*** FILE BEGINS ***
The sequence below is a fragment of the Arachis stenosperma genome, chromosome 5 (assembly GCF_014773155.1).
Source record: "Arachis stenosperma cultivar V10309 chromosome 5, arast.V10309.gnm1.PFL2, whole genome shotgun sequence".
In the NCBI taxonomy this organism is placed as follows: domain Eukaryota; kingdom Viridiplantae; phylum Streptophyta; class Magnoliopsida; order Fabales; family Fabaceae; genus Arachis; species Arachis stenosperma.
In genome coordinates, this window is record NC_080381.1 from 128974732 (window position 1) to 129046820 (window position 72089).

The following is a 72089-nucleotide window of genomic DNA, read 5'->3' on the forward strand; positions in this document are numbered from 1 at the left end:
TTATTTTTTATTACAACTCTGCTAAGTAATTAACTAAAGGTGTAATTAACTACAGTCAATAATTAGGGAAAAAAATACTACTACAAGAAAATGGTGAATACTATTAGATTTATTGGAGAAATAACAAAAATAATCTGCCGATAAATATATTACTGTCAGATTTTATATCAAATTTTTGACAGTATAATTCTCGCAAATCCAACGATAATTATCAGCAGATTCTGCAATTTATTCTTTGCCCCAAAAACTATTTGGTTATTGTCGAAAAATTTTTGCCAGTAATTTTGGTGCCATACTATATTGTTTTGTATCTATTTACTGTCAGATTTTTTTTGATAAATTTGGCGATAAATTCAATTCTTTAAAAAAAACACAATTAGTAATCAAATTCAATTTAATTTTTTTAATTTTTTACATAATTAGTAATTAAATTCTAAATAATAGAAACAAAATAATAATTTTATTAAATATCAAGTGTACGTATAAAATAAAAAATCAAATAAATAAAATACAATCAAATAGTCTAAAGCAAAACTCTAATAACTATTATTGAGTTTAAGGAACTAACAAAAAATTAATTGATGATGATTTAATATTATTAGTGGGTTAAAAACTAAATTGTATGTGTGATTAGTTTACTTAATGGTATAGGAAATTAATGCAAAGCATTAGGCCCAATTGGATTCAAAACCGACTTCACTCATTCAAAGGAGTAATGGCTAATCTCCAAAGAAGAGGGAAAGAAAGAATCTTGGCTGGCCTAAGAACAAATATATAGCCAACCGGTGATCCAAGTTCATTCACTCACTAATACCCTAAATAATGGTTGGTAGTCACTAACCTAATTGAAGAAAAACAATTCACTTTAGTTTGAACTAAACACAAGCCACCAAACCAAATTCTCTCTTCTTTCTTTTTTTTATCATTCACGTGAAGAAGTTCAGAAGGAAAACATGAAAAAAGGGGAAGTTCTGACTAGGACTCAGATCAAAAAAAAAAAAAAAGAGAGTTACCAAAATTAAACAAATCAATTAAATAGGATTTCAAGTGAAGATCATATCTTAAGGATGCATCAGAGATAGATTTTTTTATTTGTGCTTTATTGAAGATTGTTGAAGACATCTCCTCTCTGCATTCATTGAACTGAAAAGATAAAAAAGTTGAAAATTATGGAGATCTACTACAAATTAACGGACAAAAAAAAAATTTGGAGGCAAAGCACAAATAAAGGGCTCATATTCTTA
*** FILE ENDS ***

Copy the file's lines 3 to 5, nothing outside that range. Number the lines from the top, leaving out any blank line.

In the NCBI taxonomy this organism is placed as follows: domain Eukaryota; kingdom Viridiplantae; phylum Streptophyta; class Magnoliopsida; order Fabales; family Fabaceae; genus Arachis; species Arachis stenosperma.
In genome coordinates, this window is record NC_080381.1 from 128974732 (window position 1) to 129046820 (window position 72089).

The following is a 72089-nucleotide window of genomic DNA, read 5'->3' on the forward strand; positions in this document are numbered from 1 at the left end: